Lost Arts studio

A lot of the fiber arts I enjoy are things like tatting, netmaking, chair caning, and even weaving, where people will come up to me when I demonstrate and solemnly tell me, "That's a lost art."

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Location: SW Outer Nowhere, Michigan, United States

On the Internet, nobody knows you're a chicken. (With apologies to Peter Steiner.)



12 October 2007

More Four o'Clocks and Then Knitting

It's interesting to me the way these four o'clocks change color as the season wears on.

Here are these guys happily blooming in white with pink flecks all summer long, then suddenly it gets cold and a couple of blossoms come out completely pink!

Another thing I like about my four o'clocks is that they will bloom well into fall. It was all of about 40 degrees F. (around 5 C.) when I took this picture.

My knitting-book birthday present to myself was a copy of Sheila McGregor's Traditional Scandinavian Knitting.

Yes, I finally got started on the strikke-along, and have already torn out this mitten cuff. It was too big, and I decided I didn't like the pattern.

I was trying to explain to someone how I used the invisible cast-on, the one where you pull out waste yarn to leave live stitches, for double knitting. Here it is in photos, after I knitted about four rows of each color. There are 8 needles in it, 4 in the dark green and 4 in the white. (When I start the second mitten I'll try to remember to take photos of the cast-on.)

The third photo from the left shows the side, so you can see green and white at once. The fourth photo is how I pick it all up and start double knitting. At the bottom of that photo you can see three needles: one with all white stitches, one with all green stitches, and a third one with alternating white and green. The needle on the left side of the square has already been picked up, alternating white and green.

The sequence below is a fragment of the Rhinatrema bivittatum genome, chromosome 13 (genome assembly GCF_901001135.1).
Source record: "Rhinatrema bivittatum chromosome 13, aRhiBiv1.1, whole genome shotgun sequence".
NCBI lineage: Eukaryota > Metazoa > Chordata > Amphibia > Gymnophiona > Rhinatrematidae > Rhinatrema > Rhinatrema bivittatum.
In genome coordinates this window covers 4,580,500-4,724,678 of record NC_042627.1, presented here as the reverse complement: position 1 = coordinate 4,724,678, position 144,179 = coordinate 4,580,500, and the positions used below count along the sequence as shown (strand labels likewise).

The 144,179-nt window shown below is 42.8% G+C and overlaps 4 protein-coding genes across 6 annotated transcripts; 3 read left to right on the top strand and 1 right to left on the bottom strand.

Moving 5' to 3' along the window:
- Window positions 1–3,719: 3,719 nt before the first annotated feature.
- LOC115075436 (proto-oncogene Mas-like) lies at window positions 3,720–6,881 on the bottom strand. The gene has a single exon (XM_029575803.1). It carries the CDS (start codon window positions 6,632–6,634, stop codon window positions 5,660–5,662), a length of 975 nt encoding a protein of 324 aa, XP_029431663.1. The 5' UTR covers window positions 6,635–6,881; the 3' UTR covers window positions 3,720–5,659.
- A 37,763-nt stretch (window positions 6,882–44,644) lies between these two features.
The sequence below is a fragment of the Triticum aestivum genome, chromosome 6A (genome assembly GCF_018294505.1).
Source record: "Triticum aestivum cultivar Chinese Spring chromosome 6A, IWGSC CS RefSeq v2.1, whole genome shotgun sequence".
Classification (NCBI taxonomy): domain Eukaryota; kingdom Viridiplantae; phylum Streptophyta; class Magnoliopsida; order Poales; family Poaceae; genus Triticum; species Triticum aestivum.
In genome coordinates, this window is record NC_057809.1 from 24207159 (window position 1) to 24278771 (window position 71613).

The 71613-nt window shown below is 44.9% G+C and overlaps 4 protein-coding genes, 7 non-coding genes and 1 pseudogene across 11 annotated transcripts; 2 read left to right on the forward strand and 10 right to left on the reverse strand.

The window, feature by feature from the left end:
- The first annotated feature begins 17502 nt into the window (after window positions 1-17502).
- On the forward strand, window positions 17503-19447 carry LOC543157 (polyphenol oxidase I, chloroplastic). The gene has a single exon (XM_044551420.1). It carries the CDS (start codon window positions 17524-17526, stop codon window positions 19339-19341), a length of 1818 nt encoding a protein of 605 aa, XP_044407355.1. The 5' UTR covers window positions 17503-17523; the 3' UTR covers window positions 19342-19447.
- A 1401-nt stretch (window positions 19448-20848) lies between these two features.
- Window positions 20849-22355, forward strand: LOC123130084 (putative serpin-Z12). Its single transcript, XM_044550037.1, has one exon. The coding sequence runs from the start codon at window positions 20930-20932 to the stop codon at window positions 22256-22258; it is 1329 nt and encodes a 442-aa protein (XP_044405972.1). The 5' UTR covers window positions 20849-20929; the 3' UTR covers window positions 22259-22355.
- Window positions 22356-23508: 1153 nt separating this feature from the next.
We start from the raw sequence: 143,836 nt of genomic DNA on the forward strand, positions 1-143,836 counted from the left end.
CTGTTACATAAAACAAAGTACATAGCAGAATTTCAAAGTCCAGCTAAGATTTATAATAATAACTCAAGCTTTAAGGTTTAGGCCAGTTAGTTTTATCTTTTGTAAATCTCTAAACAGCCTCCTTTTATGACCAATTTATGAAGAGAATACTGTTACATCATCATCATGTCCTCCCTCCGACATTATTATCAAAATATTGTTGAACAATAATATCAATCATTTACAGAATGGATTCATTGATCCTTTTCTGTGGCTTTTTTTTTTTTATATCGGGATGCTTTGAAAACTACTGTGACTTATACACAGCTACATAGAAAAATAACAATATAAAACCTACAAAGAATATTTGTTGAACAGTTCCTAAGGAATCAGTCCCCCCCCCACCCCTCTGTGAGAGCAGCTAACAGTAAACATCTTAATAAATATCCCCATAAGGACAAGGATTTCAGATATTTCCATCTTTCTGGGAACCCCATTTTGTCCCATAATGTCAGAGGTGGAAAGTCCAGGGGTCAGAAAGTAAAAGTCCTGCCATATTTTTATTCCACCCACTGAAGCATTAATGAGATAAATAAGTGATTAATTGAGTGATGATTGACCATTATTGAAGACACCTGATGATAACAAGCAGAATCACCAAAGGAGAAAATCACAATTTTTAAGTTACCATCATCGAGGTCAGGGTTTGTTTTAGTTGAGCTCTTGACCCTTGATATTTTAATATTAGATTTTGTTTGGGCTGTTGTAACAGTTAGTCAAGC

And here is how it looks after a couple more rows. If I was doing the strict Strikke-Along, I should really be stranding instead of double knitting. But I joined Strikke-Light, and couldn't resist making them reversible.

I've wanted to knit reversible mittens ever since I saw Carol Thilenius' pattern in Homespun, Handknit. Now I think (I hope) my knitting skills are to a point where I can do them justice.

The pattern is called "I'm making this up as I go along, picking patterns out of Traditional Scandinavian Knitting". The fact that I tend to knit by the seat of my pants also explains why I usually knit both socks or mittens at once: if I didn't, I would never have a matching anything, since my notes tend to be cryptic things like "cast on US 2, 36 st, knit on US 3, fleur de lis on cover".

PS to knit-listers: I am looking for a sock I can cut up and will do a blog post on short row heels soon!

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1 Comments:

Blogger Rita said...

This is not fair!!! Just when I am have been working toward completing some of my current projects you have to show something I want to make (such a beautiful start to double knitting mittens), AND our local library has copies of both books you mentioned on the shelf (so of course I had to request them). Guess I had better leave the computer and finish something quickly.

1:03 PM  

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